The genus salix, better known by the common name willow, are members of the salicacea family. These deciduous shrubs and trees thrive when planted near water and are commonly spotted along riverbanks, ponds and in swamp lands. Most salix trees are easily recognized for their elegant, long, thin leaves and rounded drooping branches. More than 400 varieties of salix trees and shrubs are found growing throughout the Northern Hemisphere.
Found in the eastern United States and parts of Canada and Mexico, the salix nigra is known as the black willow. Trees may reach heights of 100 feet and have multiple trunks with many branches attached to each trunk. The slender, glossy-green leaves of the black willow are narrow, shaped like a shield and are about 3 to 5 inches long. The salix nigra produces a yellow flower called a catkin. Fruit on the salix nigra is in a small capsule, is red-brown in color and contains small, fuzzy green seeds. Salix nigra thrives in sunny areas and prefers moist soil conditions. The black willow is a good food source for deer, rabbits, beaver and rodents. Bees and butterflies consume the nectar, and leaves are eaten by moths, butterflies and caterpillars.
The hardy salix babylonica is commonly called the babylon weeping willow. Trees are short-trunked and have a wide, spreading crown and long, drooping branches. Salix babylonica trees can reach heights of 50 feet and thrive in areas of full sun and in moist soil. Leaves are silvery-olive green, narrow and slender and are about 3 to 6 inches long. Flowers of the salix babylonica are yellow and bloom in April or May. The salix babylonica grows well in USDA zones 4 through 9. Salix babylonica willows are not ideal for small areas and are most often found along shorelines of rivers, lakes and streams. The root system of the babylon weeping willow is extremely invasive and may clog sewer lines and water pipes. Butterflies, moths and caterpillars are attracted to the salix babylonica and will eat the leaves and consume the sap.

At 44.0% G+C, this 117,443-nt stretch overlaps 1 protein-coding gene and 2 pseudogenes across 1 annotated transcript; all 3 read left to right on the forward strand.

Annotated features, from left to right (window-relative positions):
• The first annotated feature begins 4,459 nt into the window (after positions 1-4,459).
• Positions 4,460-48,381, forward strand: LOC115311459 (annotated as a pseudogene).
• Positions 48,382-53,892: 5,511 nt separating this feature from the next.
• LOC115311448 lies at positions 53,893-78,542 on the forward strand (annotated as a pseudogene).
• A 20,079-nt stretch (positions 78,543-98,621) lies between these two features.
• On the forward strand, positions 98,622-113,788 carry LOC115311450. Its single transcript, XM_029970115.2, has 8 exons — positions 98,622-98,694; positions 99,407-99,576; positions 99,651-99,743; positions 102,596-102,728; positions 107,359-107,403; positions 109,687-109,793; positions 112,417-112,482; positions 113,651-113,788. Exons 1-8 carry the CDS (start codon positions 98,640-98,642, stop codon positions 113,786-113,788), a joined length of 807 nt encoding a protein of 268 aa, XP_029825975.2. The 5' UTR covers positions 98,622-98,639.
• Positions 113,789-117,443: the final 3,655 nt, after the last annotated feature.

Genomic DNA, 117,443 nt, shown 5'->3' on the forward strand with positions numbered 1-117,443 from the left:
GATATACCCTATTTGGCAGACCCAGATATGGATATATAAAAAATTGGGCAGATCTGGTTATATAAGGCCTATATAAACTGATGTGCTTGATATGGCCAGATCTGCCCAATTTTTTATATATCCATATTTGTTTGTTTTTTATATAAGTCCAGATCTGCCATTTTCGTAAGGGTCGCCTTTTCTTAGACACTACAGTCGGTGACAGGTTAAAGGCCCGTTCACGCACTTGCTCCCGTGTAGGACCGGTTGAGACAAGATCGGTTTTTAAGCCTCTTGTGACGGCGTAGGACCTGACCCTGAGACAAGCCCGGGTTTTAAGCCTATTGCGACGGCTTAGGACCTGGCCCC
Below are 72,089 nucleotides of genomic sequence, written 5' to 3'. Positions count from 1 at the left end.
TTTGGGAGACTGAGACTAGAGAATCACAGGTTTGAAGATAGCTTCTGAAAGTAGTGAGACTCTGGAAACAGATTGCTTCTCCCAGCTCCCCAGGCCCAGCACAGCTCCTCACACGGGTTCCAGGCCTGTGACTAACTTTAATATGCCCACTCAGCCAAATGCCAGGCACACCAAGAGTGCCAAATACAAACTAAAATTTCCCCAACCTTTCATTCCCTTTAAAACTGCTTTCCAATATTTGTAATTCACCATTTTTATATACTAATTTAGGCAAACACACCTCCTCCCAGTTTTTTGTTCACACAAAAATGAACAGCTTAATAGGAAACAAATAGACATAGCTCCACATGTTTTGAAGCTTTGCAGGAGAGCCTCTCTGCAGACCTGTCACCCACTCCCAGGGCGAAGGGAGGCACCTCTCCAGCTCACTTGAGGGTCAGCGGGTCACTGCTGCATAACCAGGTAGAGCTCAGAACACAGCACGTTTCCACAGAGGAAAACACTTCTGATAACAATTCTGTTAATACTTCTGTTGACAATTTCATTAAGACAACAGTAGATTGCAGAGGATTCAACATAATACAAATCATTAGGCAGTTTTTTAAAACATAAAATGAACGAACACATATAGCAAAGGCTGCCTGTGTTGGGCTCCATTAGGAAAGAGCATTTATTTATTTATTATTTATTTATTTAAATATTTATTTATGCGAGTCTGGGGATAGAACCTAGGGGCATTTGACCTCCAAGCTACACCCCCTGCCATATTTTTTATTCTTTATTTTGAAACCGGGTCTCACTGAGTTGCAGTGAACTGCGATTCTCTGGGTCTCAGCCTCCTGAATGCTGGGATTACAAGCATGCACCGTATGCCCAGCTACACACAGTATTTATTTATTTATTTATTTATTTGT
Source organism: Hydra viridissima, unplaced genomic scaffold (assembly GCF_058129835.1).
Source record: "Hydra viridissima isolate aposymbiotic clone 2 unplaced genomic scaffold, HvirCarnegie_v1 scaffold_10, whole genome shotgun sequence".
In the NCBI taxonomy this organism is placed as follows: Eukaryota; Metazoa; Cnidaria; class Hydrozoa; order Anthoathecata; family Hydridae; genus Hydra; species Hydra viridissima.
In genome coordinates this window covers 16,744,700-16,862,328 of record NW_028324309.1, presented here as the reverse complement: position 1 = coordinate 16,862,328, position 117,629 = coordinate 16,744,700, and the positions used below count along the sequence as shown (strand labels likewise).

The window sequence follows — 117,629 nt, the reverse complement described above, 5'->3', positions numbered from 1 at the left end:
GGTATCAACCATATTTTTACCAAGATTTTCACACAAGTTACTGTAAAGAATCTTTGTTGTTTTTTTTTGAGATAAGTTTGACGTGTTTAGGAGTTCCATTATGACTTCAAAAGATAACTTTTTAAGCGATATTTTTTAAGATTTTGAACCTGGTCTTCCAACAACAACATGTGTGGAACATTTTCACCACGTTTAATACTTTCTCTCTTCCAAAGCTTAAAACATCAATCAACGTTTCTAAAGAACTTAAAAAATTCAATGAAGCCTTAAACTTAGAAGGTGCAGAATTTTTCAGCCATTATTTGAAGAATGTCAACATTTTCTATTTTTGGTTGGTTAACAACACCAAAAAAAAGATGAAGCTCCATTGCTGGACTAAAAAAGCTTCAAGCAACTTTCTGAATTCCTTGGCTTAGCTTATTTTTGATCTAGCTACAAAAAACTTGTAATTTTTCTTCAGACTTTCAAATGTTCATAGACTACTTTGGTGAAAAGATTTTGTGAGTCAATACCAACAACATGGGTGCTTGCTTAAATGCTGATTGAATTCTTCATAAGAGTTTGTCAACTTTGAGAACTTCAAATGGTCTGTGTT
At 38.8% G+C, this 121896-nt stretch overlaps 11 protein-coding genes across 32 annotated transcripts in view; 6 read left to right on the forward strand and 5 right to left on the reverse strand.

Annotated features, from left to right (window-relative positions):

The fast-growing salix alba, more commonly known as the white willow, is found growing in most USDA zones throughout the country. The salix alba is a large tree, often reaching heights of 75 to 100 feet. The crown is rounded and branches droop and are low to the ground. Foliage is 2 to 4 inches long, narrow and is a medium shade of green. The flower of the white willow is a catkin, sometimes yellow or white in color. The fruit is brown, unattractive and contains the green seeds of the tree. White willows thrive in full sun and moist soil conditions. Trees are often found near sources of water such as ponds, rivers and streams. Salix alba is susceptible to insects, aphids, leaf beetles and powdery mildew.
Considered to be a shrub or a small tree, the salix pentandra is commonly known as the laurel willow or the bay-leaved willow. One of the smallest varieties of willow, the salix pentandra reaches a height of 30 to 45 feet and has a compact, oval form. The Salix pentandra is hardy through USDA zone 5 and is not frost tender. Leaves are a dark, lustrous green and are 1 to 2 inches long. The salix pentandra produces a yellow flower in May and a fruit-like seed that ripens in June. When dried or bruised, the leaves of the salix pentandra are sweetly aromatic and are often used in potpourri. Salix pentandra willows thrive in areas of full sun, in soils that are moist and are most often found along streams, marshes or in wet woodlands.